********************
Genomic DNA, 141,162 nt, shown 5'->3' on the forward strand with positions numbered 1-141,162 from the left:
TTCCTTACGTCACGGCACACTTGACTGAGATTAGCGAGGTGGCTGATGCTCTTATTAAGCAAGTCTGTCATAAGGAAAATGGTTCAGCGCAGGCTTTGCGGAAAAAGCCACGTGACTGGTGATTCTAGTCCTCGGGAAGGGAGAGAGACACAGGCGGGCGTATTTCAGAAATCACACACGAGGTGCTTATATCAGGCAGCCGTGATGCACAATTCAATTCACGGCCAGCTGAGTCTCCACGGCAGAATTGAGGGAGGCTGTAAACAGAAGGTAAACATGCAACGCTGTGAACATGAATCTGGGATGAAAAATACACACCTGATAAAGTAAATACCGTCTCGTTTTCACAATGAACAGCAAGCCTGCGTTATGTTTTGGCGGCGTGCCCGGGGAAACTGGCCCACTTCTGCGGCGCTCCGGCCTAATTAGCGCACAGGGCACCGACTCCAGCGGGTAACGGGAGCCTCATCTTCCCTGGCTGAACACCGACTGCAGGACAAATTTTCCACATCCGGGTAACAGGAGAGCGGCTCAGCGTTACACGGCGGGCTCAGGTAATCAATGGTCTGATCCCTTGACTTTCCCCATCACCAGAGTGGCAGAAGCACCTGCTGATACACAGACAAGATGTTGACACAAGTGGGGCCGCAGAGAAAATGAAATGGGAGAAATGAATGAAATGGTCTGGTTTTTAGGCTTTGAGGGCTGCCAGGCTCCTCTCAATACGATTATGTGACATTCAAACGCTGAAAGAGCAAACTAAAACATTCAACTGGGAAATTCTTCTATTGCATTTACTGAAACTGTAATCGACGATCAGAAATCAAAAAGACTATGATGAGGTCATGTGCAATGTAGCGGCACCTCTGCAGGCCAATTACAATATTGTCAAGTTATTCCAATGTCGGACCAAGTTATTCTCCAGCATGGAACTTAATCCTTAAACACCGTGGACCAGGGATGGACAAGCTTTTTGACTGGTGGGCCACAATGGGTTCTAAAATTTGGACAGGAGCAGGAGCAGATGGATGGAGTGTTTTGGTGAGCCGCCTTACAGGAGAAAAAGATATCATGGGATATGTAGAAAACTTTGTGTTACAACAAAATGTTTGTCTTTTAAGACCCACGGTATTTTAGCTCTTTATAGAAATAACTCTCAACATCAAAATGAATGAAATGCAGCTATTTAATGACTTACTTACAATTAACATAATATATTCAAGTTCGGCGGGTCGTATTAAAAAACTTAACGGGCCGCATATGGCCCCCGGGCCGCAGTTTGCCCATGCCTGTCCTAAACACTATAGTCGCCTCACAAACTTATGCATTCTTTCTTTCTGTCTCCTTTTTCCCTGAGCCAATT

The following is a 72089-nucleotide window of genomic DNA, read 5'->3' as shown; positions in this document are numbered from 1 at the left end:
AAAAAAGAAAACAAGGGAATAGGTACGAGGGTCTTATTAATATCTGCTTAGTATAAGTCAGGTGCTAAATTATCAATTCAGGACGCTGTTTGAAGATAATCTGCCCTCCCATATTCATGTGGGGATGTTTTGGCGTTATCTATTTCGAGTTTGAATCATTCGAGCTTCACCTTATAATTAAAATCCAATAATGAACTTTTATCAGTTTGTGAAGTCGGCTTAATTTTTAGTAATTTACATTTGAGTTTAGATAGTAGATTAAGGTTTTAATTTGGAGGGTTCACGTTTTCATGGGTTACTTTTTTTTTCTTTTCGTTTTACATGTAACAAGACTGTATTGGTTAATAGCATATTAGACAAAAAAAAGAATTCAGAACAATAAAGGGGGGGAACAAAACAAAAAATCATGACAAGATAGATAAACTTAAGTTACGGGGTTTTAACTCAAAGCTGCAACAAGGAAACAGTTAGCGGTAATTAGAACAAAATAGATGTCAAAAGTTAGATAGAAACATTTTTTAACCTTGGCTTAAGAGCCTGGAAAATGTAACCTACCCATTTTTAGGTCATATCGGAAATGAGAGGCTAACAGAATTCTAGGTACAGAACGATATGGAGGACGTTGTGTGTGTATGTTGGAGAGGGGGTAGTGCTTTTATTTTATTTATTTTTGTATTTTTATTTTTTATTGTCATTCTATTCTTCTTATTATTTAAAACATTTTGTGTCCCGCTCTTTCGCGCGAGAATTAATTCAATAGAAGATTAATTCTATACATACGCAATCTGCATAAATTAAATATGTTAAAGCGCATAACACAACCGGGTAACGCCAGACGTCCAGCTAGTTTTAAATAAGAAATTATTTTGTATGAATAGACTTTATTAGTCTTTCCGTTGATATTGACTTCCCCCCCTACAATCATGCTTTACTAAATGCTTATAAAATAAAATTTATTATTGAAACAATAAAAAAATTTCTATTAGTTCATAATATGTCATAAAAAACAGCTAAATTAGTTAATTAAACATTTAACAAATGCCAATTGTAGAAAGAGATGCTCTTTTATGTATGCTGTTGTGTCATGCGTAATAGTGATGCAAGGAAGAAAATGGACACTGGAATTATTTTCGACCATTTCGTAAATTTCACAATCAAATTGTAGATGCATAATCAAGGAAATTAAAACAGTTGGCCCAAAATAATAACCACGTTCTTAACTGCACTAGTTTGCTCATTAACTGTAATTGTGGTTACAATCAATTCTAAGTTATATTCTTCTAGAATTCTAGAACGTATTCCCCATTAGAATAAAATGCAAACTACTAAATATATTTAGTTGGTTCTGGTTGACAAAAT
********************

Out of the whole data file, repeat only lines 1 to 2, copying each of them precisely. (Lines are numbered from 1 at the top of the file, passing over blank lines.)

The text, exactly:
Genomic DNA, 141,162 nt, shown 5'->3' on the forward strand with positions numbered 1-141,162 from the left:
TTCCTTACGTCACGGCACACTTGACTGAGATTAGCGAGGTGGCTGATGCTCTTATTAAGCAAGTCTGTCATAAGGAAAATGGTTCAGCGCAGGCTTTGCGGAAAAAGCCACGTGACTGGTGATTCTAGTCCTCGGGAAGGGAGAGAGACACAGGCGGGCGTATTTCAGAAATCACACACGAGGTGCTTATATCAGGCAGCCGTGATGCACAATTCAATTCACGGCCAGCTGAGTCTCCACGGCAGAATTGAGGGAGGCTGTAAACAGAAGGTAAACATGCAACGCTGTGAACATGAATCTGGGATGAAAAATACACACCTGATAAAGTAAATACCGTCTCGTTTTCACAATGAACAGCAAGCCTGCGTTATGTTTTGGCGGCGTGCCCGGGGAAACTGGCCCACTTCTGCGGCGCTCCGGCCTAATTAGCGCACAGGGCACCGACTCCAGCGGGTAACGGGAGCCTCATCTTCCCTGGCTGAACACCGACTGCAGGACAAATTTTCCACATCCGGGTAACAGGAGAGCGGCTCAGCGTTACACGGCGGGCTCAGGTAATCAATGGTCTGATCCCTTGACTTTCCCCATCACCAGAGTGGCAGAAGCACCTGCTGATACACAGACAAGATGTTGACACAAGTGGGGCCGCAGAGAAAATGAAATGGGAGAAATGAATGAAATGGTCTGGTTTTTAGGCTTTGAGGGCTGCCAGGCTCCTCTCAATACGATTATGTGACATTCAAACGCTGAAAGAGCAAACTAAAACATTCAACTGGGAAATTCTTCTATTGCATTTACTGAAACTGTAATCGACGATCAGAAATCAAAAAGACTATGATGAGGTCATGTGCAATGTAGCGGCACCTCTGCAGGCCAATTACAATATTGTCAAGTTATTCCAATGTCGGACCAAGTTATTCTCCAGCATGGAACTTAATCCTTAAACACCGTGGACCAGGGATGGACAAGCTTTTTGACTGGTGGGCCACAATGGGTTCTAAAATTTGGACAGGAGCAGGAGCAGATGGATGGAGTGTTTTGGTGAGCCGCCTTACAGGAGAAAAAGATATCATGGGATATGTAGAAAACTTTGTGTTACAACAAAATGTTTGTCTTTTAAGACCCACGGTATTTTAGCTCTTTATAGAAATAACTCTCAACATCAAAATGAATGAAATGCAGCTATTTAATGACTTACTTACAATTAACATAATATATTCAAGTTCGGCGGGTCGTATTAAAAAACTTAACGGGCCGCATATGGCCCCCGGGCCGCAGTTTGCCCATGCCTGTCCTAAACACTATAGTCGCCTCACAAACTTATGCATTCTTTCTTTCTGTCTCCTTTTTCCCTGAGCCAATT